Shifting signs in North Korea
Kim Jong Il dials back personality cult as protest activities pick up.
Years can drift by between press conferences in Pyongyang. But recently the tiny resident press corps, namely the ITAR-Tass correspondent Stanislav Varivoda and two Chinese journalists, were summoned to hear Mr. Varivoda's story refuted.Skip to next paragraph
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He reported last month that portraits of North Korean leader Kim Jong Il had disappeared from key public buildings. Further, the media had stopped using the honorific "Dear Leader" in official bulletins.
"There's not normally much to do here but this has caused a storm," Varivoda said in a phone interview from Pyongyang. "At the press conference they said nothing I reported is true."
Small signs often portend big changes in closed societies, especially in the secretive court of North Korea's Kim dynasty. Observers are wondering if this is just another mad whim from the palace - like the edicts forbidding women to wear red trousers or to eat hamburgers. Or if, after 3 million deaths from starvation on his watch, Kim Jong Il's star many finally be falling - something suggested by numerous North Korean refugees in recent interviews.
Resident diplomats see nothing unusual in the country but confirm the portraits are gone in a few places. The 62-year-old Kim continues to be addressed with more than a thousand honorifics such as "The Lodestar of the 21st Century" and "Guardian of Our Planet."
Varivodo thinks that Kim Jong Il realizes that foreigners find the personality cult absurd and so has had the portraits taken down at places where foreign delegations are received.
"They want to avoid the negative reactions and stupid questions about the personality cult," he says. "They know foreigners find it odd, but really there has been no other change to the personality cult here."
No one is sure what Kim is up to. The Sunday Times of London says Kim has gone into seclusion, depressed by the reelection of President Bush and the death of his favorite mistress.
Top Kiminologists like Japan's Kosuke Takahashi say he is downplaying his personality in order to court younger South Koreans. Ruediger Frank, professor of East Asian Political Economy at the University of Vienna, sees this as a preparation for succession and an eventual collective leadership.
A third expert, veteran journalist Bradley K. Martin who has just published "Under the Loving Case of the Father: North Korea under the Kim Dynasty," portrays it as a response to domestic pressures. Ordinary people are starting to object to the cult as they learn more about the outside world, he contends.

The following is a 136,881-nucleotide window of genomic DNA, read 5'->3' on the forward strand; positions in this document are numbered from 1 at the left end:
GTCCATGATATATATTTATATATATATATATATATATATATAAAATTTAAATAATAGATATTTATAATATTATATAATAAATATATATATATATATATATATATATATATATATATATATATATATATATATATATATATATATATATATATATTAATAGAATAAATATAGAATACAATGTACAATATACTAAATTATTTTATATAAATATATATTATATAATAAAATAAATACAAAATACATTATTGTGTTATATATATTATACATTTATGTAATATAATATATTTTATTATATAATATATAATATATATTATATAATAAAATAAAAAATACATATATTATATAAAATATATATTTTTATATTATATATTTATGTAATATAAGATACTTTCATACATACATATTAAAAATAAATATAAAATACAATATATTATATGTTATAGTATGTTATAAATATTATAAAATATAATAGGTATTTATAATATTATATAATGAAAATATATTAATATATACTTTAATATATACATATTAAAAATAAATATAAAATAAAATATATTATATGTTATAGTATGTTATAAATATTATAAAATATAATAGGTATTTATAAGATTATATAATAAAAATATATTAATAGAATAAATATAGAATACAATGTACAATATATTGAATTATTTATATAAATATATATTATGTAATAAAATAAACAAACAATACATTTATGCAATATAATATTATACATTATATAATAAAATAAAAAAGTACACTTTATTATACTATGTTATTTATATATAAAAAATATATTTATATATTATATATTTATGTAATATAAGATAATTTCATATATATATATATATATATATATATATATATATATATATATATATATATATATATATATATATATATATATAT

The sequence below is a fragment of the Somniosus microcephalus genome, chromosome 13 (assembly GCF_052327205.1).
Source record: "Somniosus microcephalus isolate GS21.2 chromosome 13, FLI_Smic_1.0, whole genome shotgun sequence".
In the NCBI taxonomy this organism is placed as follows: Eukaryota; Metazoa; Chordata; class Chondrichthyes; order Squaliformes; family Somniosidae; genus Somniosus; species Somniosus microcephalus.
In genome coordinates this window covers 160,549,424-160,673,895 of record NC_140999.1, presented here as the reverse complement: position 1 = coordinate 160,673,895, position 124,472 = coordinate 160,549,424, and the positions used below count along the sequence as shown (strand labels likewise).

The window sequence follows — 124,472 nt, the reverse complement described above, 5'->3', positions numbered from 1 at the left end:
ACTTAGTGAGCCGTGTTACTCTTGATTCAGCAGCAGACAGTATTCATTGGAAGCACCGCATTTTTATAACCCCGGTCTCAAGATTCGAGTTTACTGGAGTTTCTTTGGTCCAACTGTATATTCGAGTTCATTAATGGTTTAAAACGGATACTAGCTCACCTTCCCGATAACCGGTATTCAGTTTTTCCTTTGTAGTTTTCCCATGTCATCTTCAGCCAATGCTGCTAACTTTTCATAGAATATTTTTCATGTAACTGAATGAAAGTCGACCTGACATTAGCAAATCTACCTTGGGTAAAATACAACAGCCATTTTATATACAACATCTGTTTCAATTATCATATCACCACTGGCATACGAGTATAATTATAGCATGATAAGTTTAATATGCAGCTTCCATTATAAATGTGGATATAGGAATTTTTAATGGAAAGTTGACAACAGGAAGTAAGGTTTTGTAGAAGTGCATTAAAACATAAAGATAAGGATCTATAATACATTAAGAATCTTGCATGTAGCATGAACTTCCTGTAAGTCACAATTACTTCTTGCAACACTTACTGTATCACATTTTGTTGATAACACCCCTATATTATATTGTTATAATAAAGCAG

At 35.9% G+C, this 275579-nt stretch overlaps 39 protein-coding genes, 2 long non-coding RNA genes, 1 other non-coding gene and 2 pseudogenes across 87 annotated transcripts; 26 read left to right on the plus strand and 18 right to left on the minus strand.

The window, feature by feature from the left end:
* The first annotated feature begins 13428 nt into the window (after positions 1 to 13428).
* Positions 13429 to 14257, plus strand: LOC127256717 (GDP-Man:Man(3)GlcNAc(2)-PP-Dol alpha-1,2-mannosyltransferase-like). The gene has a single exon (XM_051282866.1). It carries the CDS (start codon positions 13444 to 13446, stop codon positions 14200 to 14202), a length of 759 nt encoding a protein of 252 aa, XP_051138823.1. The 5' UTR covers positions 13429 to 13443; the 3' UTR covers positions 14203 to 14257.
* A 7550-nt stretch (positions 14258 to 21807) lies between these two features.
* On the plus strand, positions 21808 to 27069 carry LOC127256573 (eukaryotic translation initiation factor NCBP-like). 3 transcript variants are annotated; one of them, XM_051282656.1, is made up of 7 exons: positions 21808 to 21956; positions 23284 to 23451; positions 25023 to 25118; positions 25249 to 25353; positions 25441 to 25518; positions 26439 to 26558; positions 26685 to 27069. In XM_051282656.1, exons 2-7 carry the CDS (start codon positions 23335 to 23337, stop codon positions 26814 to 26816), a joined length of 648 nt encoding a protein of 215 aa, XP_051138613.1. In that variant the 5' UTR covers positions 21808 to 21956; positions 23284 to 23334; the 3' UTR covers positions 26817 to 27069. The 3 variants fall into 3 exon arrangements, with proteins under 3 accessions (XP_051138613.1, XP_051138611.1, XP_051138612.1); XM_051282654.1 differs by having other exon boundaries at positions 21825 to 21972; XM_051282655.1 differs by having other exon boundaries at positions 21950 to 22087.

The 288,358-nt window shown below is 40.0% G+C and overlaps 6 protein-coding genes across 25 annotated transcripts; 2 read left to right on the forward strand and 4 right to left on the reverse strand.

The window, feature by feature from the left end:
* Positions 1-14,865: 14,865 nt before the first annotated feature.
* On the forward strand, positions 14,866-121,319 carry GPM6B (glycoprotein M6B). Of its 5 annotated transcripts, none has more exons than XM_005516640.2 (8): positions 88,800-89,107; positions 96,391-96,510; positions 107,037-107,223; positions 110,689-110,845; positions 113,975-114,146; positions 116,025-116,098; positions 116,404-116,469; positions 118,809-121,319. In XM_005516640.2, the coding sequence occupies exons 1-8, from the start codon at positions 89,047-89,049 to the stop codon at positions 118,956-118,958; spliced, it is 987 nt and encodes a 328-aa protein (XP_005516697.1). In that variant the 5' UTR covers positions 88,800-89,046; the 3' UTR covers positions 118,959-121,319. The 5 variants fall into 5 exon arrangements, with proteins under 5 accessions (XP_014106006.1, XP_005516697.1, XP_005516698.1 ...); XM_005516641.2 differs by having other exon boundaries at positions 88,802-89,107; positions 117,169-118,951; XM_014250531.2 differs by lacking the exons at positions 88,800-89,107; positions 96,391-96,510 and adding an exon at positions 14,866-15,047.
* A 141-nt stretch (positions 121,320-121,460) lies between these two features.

Since the 1994 death of his father, Kim has micromanaged the country but failed to stick to any coherent plan for fixing deep economic woes. Chronic food shortages, most acute in the mid-1990s, led to mass starvation.
Interviews with dozens of North Korean refugees in China and South Korea reveal a popular disillusionment with Kim. The refugees blame him and hate him in a way they never hated his father, Kim Il Sung.
They suggest he hid the collapse of the economy in the 1980s from his father by feeding him a string of false statistics. People first began starving to death in the 1980s, but Kim Jong Il persuaded his father to accelerate the nuclear-weapons program and inflate the size of the military.
Kim Jong Il may have felt vindicated by these policy choices when so many other Communist dictators were swept away after 1989. Yet he barely hung on after his father's death.
Refugees speak of plots to assassinate Kim Jong Il in 1990, 1991, 1992, 1993, and 1995. In Pyongyang he narrowly escaped an attempt in March 1998 and another in 2001; this year he escaped by minutes an explosion at Ryonchon as his train returned from China.
The humanitarian situation eased after South Korea began to send food and cash as a part Kim Dae Jung's Sunshine Policy.
By then, even the military and party elites were dying of hunger and Kim had to terrorize the population into submission. In February 1998, troops backed by 150 tanks occupied Songrim where the steel mill had shut down and hundreds of workers had already died of hunger. The troops stayed there for three months, staged public executions, and send hundreds into camps. He staged similar exhibitions of naked power in other key industrial cities, say refugees.
Refugees also indicate that opposition has become more open and daring. More and more pamphlets and banners are appearing calling for Kim's overthrow. Almost all refugees report seeing slogans such as "Down with Kim Jong Il" painted on walls, pylons, and railway carriages throughout the country. Statues and murals of the Kims have been defaced, and the halls erected for worship of the Kim family have been burnt down. Some officials have been found killed in their homes.
Although the food crisis is easing, with the World Food Program reporting a good harvest for this year, the country remains on the brink of starvation.
Kim has survived so far but he is coming under increasing pressure from outside. China has stationed an estimated 30,000 troops on the border and is pressing him to respond to Bush administration's renewed demands that he abandon his nuclear weapons. China's top leader will pay his first visit to both Koreas next year to help bring an end to the stalemate.